The Canadian Housewife’s Manual of Cookery
Published in 1861 in Hamilton, Ontario, this volume in the American Antiquarian Cookbook Collection is an early example of Canadian cookery, compiled from the best available English, French, and American recipes and adapted to Canadian kitchens.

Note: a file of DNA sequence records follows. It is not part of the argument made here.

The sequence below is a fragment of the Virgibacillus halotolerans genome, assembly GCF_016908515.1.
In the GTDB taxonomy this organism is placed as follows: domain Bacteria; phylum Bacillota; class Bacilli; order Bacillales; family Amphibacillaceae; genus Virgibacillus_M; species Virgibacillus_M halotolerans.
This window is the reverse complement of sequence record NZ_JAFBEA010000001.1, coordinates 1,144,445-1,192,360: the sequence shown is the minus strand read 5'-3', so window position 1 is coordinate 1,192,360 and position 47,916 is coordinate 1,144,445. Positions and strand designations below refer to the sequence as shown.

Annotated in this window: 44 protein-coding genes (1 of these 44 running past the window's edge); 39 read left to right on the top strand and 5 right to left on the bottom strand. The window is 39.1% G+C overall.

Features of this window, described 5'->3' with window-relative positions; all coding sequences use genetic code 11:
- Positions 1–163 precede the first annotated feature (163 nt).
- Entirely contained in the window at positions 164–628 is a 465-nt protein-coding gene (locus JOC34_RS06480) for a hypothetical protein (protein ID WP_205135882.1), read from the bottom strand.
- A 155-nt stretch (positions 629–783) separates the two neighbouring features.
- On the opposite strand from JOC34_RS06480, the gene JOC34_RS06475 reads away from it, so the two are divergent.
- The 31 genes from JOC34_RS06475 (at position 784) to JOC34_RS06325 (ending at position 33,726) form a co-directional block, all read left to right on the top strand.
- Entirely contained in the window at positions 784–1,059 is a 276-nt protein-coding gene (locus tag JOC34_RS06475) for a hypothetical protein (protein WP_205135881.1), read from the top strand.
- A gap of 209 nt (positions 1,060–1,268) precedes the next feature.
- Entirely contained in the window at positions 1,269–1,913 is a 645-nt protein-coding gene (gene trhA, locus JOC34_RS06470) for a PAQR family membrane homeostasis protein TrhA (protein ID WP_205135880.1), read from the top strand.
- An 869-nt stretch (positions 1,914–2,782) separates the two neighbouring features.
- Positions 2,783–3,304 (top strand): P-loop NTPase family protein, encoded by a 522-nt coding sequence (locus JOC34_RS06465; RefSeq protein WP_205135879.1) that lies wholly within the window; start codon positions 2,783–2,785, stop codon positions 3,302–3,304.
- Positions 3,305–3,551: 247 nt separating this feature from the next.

The content of The Canadian Housewife’s Manual of Cookery owes much to contemporary cookbooks published in America, England, and France. There are several hundred recipes including soups, sauces, fish, meats, poultry, eggs, game, vegetables, puddings, pancakes, fritters, pastry, cakes, bread, sweets, salads, ale, beer, and summer drinks. In addition, the book contains a chapter on homemade concoctions for various illnesses, information on maintaining a dairy and cheese-making, keeping chickens, and ten pages of advertisements for everything from newspapers and books to jewelry, foodstuffs, patent remedies, and clothing. The recipes include a new emphasis on local produce such as squash, pumpkins, and tomatoes, and the general tone is one of sensible economy. The books urges housewives to “make the home the sweet refuge of a husband fatigued by intercourse with a jarring world.”
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